• …an engaged citizen who is actively building this civilization?
  • …[and so on.]

Thought #3: So here’s a how to set goals. 
Right now, imagine it’s December next year.

We are sitting for a cup of tea and chatting.

I say: “Say, how was your year?” 

You say: “It was great.” (Go ahead. Say it.)

I say: “Oh, yeah? That’s super duper. But let me ask this: how do you know? What happened that makes you so happy about the year?” 

What do you say? How would you know it was a great year? 

Make a list right now of the ways you would know if next year was a great year. 

Thought #4: Forget Goals. Think: Aims. 

Goals can be achieved, followed by sloth. Aims set direction for continuous pursuit. 

Goals can be missed, sparking self-loathing. Aims never punish. 

Goals can spark ambition that can work against the original intent. Aims simply inspire growth and improvement.   

Aims (rather than goals) comes from W. Edwards Deming, the management guru who changed the world. This post isn’t about why aims are better than goals. Just try it. (For an enjoyable introduction to Deming, visit and search for The Deming Lens: A New Way to View Your Business by Michael Carr.)

Thought #5: Make your aims SMARTY.
Now look at that list — of what, in the future, would have made next year a great year — and translate each item into an aim. Use the worksheet at 
What are SMARTY aims? Everyone talks about SMART goals. I like my aims SMARTY:
    • S — Specific and Savvy
    • M — Measurable and Meaningful
    • A — Ambitious and Actionable
    • R — Realistic and Relevant
    • T — Timely and Time-allocated
    • Y — Yours. I added this one, because you want aims that you can pursue without relying on someone else’s success, so you never blame the failure to pursue your aims on others. (Good example of a bad aim: get my kid into college. It’s important and noble, but it relies on the kid, doesn’t it? This is your aim, wingnut, not the kid’s.)

What are my aims?
Here are mine (subject to continuing revision): 

  • Relational: Focus on the 150. I want to be known by 150 people. That’s what Dunbar might recommend.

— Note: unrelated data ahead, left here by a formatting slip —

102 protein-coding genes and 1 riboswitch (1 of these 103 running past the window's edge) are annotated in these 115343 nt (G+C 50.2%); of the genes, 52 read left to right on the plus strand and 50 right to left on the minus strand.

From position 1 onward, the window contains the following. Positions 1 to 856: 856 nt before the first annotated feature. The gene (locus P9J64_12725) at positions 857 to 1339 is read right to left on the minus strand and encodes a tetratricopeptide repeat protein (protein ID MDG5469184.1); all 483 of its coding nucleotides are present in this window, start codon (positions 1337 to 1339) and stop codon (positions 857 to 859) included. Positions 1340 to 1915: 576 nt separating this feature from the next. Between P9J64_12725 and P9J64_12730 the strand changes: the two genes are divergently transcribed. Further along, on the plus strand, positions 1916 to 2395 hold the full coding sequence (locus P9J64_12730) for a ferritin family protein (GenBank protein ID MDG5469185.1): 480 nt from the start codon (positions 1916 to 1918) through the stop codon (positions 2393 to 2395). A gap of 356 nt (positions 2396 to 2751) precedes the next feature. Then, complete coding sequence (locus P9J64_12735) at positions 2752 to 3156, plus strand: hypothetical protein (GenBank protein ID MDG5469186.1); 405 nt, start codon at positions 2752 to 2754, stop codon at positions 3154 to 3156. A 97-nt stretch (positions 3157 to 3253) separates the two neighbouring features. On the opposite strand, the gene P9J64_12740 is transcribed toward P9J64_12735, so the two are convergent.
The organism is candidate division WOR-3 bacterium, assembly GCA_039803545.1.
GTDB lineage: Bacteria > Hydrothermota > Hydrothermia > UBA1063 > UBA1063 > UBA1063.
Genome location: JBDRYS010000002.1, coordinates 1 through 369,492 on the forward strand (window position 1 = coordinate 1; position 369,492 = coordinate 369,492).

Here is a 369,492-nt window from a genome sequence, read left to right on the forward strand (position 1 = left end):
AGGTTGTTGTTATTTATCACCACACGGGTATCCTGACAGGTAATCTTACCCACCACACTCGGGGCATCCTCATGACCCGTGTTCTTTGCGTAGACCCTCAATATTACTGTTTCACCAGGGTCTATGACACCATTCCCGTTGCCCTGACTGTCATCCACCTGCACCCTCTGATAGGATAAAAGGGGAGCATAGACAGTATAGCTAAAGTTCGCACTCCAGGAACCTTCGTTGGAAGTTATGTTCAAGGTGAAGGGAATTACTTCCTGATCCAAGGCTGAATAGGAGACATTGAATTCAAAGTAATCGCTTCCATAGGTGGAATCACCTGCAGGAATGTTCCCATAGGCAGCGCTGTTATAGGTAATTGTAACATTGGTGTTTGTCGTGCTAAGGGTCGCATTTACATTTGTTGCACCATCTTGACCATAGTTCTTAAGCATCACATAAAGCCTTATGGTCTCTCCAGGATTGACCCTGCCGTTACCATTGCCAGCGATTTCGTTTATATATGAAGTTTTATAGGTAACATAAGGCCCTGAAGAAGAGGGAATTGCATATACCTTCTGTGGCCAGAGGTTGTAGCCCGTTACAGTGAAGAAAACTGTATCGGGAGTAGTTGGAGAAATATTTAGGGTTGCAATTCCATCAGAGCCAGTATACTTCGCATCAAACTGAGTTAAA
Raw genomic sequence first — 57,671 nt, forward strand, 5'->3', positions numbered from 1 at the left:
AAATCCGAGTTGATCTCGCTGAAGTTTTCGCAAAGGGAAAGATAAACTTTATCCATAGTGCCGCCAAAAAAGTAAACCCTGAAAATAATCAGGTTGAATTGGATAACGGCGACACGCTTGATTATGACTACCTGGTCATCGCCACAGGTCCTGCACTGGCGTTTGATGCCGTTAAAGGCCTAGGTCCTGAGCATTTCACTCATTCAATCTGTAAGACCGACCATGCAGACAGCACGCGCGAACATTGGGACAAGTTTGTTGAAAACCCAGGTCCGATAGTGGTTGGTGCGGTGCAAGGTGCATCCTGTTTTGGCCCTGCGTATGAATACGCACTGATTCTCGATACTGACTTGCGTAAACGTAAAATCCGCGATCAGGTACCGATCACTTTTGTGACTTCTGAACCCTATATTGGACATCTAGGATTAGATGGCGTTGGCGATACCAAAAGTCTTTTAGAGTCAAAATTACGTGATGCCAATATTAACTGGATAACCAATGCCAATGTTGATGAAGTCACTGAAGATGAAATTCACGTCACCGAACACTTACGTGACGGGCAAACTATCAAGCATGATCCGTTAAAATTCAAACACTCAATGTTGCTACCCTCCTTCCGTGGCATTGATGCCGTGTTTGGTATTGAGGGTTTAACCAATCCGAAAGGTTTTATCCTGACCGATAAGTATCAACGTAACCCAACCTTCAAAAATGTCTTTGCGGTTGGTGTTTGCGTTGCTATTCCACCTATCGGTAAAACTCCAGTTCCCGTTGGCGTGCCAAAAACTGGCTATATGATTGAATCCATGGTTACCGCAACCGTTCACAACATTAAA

• Wealth: Write one more. Another poem, another essay, another journal entry.
  • Intellectual: Start reading whatever Alisa hands me. Rather than silently moaning about how I’m not much of a reader, or how I have more important things to do. I don’t have to finish what she hands me, but I do aim to read a couple pages.
  • Physical: Live with the intention of a good night’s rest. Practice exercise, nutrition, and meditation.
  • Spiritual: Return to the present breath. For acceptance and alignment
  • Work: Be responsive to members. Don’t chase them around. Be ready for their contact.

For more on those categories, and setting your own aims, here is that worksheet: 

I am pursuing all of these.

Still don’t know what your aims might be?

Here are some suggestions. Take what you want. Replace the others.

  • Serve the dying. Be someone’s last new friend. Here’s where:
  • Learn enough Spanish to chat poorly. I took classes at Columbus State a few years ago and found them extraordinarily well taught. Here you go:
  • Read eight books from your tenth grade English class. You are finally ready to understand why they were assigned! Start here:
  • Cut your debt by __%. Fill in the blank. Fill in the bank. Here are some debt-cutting ideas:

C’mon. You can do it. 

Sit! Set some aims. Good doggie!  

And, now, let us plan.
Here’s a tool — yet again — that we use in my Vistage groups. Here’s a suggestion. Print several copies. Complete it once. A few days later, start fresh — not revising, but starting over. Do that a few times. You’ll be surprised how ideas develop. You’ll develop the important parts. 

Go for it: